Larry S.
 

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I don't think it's been done in 1/32 before, but Tamiya had a similar arrangement for the driveshafts in one of their "cheaper" 1/10 RC buggy kits (Grasshopper I think?) The halfshafts had large ball-end Allen type ends at both the differential and hub ends. The hub and differential had the cap-screw arrangment. There were rubber gaiters placed over the ends of the halfshafts prior to assembly.

I'm all for the name Geddes joint though!

Mark.
 

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Hi

Actually, It was Dan Wilson(ex of Russkit and MESAC in the 60s) who attached my name to the front.

As a matter of simplicity, would it not be simpler to just use a brass metric 2mm Id sleeve from K&S as your extension?

With all these 4.5 period cars coming out, you wanna start their own? I mean we have been lumping them into "the 50s"s. But here, the BRM, Lago etc versus my 4.5 Ferrari 375, Alfetta and all is possible. Or does anyone care?

Fate
 

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Al Schwartz
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Discussion Starter · #8 ·
I have been unfair to the spring couplings - and it's all a matter of almost converting inches to mm. When I first built the car, I used what I had on hand - some 0.781 (5/64") shaft and bearings. I noticed when I assembled the Geddes joint with Slot-It gears that I needed to solder the pinion to the shaft although they are designed for a press fit. I assummed that I had turned the shaft a bit undersize but I just remeasured it and it is spot on. However 5/64 is close but not exactly 2mm which converts, at 25.4 mm/inch, to 0.787" so the shaft was 0.006" undersize! This accounts not only for the slip fit of the pinion but also the slippage of the spring which was, I am certain, designed for a 2mm shaft.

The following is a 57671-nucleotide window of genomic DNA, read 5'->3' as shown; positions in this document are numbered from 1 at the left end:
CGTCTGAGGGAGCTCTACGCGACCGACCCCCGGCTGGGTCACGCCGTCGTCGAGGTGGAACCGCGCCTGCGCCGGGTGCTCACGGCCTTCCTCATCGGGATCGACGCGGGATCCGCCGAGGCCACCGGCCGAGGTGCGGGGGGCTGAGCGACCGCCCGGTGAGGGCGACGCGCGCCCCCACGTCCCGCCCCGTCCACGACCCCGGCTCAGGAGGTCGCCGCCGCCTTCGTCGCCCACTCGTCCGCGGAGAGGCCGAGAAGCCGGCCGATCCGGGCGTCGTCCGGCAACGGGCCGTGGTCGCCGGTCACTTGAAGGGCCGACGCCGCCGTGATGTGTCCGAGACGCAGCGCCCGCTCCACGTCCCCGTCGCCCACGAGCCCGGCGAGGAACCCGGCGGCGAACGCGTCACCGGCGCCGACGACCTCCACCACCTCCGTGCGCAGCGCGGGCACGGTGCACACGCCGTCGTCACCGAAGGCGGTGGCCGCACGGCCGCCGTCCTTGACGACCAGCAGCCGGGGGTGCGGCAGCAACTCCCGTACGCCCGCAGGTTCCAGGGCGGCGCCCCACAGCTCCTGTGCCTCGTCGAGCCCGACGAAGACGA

Of course, here in the U.S., metric parts are the outliers and although 2mm bearings and shafts are available, they are 50% more expensive that the inch counterparts.

At the end of the day, I shall probably keep using the ball joint because (1) spring couplings aren't free, (2) the assembly-disassembly is easier and (3) I believe that they are a bit more tolerant of any misalignment than the spring - besides, I like the look!

Mantra: measure, measure, measure

EM
 

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Al Schwartz
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3,378 Posts
Discussion Starter · #9 ·
QUOTE As a matter of simplicity, would it not be simpler to just use a brass metric 2mm Id sleeve from K&S as your extension?

Yes, if you can get everything lined up perfectly, but, more to the point, when was the last time that you saw me do anything the simple way?